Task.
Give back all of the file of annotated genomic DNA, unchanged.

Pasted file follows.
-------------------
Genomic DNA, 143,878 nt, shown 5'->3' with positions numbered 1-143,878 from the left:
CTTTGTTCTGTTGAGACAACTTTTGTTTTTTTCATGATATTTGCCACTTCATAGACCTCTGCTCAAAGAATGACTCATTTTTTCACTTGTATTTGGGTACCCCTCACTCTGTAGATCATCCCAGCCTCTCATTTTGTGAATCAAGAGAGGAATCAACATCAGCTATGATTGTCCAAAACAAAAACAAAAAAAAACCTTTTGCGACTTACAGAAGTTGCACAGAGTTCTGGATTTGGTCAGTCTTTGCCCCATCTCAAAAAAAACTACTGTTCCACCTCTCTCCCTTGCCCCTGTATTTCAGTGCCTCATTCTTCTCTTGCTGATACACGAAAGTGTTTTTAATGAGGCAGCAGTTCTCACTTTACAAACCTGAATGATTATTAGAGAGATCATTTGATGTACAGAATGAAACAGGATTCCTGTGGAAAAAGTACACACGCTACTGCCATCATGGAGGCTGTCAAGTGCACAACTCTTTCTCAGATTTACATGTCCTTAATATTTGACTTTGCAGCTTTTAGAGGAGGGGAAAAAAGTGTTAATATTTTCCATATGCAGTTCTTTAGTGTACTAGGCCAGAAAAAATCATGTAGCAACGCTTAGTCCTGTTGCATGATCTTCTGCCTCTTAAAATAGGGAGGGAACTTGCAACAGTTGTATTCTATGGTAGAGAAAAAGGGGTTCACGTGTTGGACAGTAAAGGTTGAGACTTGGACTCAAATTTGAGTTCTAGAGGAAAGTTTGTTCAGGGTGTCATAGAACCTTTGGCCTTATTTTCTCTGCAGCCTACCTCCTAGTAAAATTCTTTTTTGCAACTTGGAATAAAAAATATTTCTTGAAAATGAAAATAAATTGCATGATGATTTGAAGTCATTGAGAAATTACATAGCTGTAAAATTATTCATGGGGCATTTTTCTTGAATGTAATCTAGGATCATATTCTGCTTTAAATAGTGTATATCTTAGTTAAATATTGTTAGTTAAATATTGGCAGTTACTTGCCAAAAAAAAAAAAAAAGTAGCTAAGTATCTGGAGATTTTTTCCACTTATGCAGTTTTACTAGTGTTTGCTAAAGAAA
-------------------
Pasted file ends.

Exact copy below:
Genomic DNA, 143,878 nt, shown 5'->3' with positions numbered 1-143,878 from the left:
CTTTGTTCTGTTGAGACAACTTTTGTTTTTTTCATGATATTTGCCACTTCATAGACCTCTGCTCAAAGAATGACTCATTTTTTCACTTGTATTTGGGTACCCCTCACTCTGTAGATCATCCCAGCCTCTCATTTTGTGAATCAAGAGAGGAATCAACATCAGCTATGATTGTCCAAAACAAAAACAAAAAAAAACCTTTTGCGACTTACAGAAGTTGCACAGAGTTCTGGATTTGGTCAGTCTTTGCCCCATCTCAAAAAAAACTACTGTTCCACCTCTCTCCCTTGCCCCTGTATTTCAGTGCCTCATTCTTCTCTTGCTGATACACGAAAGTGTTTTTAATGAGGCAGCAGTTCTCACTTTACAAACCTGAATGATTATTAGAGAGATCATTTGATGTACAGAATGAAACAGGATTCCTGTGGAAAAAGTACACACGCTACTGCCATCATGGAGGCTGTCAAGTGCACAACTCTTTCTCAGATTTACATGTCCTTAATATTTGACTTTGCAGCTTTTAGAGGAGGGGAAAAAAGTGTTAATATTTTCCATATGCAGTTCTTTAGTGTACTAGGCCAGAAAAAATCATGTAGCAACGCTTAGTCCTGTTGCATGATCTTCTGCCTCTTAAAATAGGGAGGGAACTTGCAACAGTTGTATTCTATGGTAGAGAAAAAGGGGTTCACGTGTTGGACAGTAAAGGTTGAGACTTGGACTCAAATTTGAGTTCTAGAGGAAAGTTTGTTCAGGGTGTCATAGAACCTTTGGCCTTATTTTCTCTGCAGCCTACCTCCTAGTAAAATTCTTTTTTGCAACTTGGAATAAAAAATATTTCTTGAAAATGAAAATAAATTGCATGATGATTTGAAGTCATTGAGAAATTACATAGCTGTAAAATTATTCATGGGGCATTTTTCTTGAATGTAATCTAGGATCATATTCTGCTTTAAATAGTGTATATCTTAGTTAAATATTGTTAGTTAAATATTGGCAGTTACTTGCCAAAAAAAAAAAAAAAGTAGCTAAGTATCTGGAGATTTTTTCCACTTATGCAGTTTTACTAGTGTTTGCTAAAGAAA